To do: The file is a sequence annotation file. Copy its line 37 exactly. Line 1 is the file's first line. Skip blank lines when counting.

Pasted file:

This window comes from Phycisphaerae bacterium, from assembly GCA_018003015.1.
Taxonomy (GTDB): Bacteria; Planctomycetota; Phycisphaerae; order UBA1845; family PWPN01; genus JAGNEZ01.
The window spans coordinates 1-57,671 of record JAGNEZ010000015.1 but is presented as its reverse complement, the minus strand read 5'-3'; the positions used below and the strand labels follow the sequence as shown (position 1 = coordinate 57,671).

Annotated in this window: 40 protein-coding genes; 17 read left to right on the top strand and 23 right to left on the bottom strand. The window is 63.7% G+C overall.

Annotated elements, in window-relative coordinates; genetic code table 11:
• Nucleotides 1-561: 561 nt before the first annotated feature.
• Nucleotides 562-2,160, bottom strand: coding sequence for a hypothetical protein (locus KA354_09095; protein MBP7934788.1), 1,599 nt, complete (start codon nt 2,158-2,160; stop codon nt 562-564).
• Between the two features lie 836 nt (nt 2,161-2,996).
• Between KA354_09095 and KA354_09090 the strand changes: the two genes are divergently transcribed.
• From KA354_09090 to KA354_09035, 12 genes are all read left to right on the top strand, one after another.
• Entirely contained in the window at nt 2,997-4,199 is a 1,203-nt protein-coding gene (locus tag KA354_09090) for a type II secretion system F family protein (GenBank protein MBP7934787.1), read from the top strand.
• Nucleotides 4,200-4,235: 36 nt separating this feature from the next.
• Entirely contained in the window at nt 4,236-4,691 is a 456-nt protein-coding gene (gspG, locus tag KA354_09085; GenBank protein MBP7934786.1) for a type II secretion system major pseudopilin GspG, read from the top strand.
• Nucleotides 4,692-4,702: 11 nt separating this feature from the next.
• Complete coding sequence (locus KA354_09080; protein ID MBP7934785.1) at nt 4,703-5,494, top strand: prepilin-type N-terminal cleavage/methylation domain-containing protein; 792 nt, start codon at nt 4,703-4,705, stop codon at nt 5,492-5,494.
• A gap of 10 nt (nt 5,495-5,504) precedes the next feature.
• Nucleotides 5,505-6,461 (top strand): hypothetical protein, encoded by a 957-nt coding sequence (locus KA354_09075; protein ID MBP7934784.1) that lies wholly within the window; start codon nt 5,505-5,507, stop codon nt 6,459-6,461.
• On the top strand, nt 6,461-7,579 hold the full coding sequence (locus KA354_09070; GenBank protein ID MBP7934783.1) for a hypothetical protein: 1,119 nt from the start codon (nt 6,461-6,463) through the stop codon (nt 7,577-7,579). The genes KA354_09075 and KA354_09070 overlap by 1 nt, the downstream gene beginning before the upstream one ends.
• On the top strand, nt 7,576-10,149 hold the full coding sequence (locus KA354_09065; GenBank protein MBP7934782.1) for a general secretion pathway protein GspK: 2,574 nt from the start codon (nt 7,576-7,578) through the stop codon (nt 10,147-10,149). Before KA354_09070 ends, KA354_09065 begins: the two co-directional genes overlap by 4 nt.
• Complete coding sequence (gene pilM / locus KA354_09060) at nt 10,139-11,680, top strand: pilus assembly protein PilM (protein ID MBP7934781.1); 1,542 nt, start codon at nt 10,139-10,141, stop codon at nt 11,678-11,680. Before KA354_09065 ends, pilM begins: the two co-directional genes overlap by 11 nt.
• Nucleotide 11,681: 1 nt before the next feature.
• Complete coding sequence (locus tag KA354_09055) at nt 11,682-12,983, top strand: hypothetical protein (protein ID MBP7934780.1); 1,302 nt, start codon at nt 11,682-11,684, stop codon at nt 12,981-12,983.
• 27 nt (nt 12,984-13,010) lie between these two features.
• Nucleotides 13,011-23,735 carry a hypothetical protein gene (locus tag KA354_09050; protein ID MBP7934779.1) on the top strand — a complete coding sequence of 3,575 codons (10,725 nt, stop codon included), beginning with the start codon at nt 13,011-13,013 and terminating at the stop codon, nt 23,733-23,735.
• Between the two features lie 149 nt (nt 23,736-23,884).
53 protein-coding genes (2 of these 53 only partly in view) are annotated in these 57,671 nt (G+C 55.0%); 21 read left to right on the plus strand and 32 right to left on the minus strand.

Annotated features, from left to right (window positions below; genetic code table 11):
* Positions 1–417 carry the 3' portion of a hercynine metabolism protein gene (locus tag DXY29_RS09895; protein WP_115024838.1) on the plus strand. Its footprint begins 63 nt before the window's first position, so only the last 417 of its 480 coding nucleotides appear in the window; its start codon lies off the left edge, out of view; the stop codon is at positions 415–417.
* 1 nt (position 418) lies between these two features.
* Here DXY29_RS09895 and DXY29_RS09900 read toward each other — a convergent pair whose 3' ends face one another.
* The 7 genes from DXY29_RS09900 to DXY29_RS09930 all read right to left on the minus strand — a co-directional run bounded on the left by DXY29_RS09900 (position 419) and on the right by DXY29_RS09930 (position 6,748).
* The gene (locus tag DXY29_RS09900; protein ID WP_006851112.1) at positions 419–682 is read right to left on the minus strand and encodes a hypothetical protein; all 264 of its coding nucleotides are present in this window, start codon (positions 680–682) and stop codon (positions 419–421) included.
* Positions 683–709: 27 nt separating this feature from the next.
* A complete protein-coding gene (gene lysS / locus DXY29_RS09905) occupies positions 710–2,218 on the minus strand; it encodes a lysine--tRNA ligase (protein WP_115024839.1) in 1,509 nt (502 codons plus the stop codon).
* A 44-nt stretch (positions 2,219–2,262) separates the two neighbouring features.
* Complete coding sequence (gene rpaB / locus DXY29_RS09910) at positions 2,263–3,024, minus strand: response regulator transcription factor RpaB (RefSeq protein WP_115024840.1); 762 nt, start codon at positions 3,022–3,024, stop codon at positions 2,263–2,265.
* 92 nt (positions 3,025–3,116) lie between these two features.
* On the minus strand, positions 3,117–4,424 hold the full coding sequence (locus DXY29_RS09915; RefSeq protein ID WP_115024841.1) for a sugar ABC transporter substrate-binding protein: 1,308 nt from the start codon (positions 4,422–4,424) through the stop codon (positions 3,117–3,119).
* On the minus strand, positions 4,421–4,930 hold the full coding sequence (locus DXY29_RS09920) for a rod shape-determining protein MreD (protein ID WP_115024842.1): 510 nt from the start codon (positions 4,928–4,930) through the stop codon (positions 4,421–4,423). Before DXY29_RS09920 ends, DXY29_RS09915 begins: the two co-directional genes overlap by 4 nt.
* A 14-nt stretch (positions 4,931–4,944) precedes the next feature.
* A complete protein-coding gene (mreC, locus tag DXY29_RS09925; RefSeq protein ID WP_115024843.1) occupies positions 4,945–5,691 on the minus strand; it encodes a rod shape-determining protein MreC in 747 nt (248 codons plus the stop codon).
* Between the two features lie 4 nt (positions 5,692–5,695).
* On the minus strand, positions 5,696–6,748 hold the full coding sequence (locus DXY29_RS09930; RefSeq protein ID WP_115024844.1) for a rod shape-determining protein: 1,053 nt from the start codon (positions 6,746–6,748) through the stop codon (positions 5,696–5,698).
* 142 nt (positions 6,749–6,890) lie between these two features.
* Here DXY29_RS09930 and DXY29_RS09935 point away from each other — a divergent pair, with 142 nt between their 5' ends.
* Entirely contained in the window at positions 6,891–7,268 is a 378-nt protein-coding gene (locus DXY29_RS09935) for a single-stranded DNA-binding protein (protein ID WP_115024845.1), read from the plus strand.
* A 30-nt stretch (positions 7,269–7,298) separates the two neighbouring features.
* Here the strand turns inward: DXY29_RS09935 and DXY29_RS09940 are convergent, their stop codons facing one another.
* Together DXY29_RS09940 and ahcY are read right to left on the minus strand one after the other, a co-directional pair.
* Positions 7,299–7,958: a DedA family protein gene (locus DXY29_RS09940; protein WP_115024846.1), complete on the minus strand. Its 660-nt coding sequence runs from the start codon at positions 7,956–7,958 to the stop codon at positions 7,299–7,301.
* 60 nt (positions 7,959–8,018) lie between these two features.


* 92 nt (positions 3,025–3,116) lie between these two features.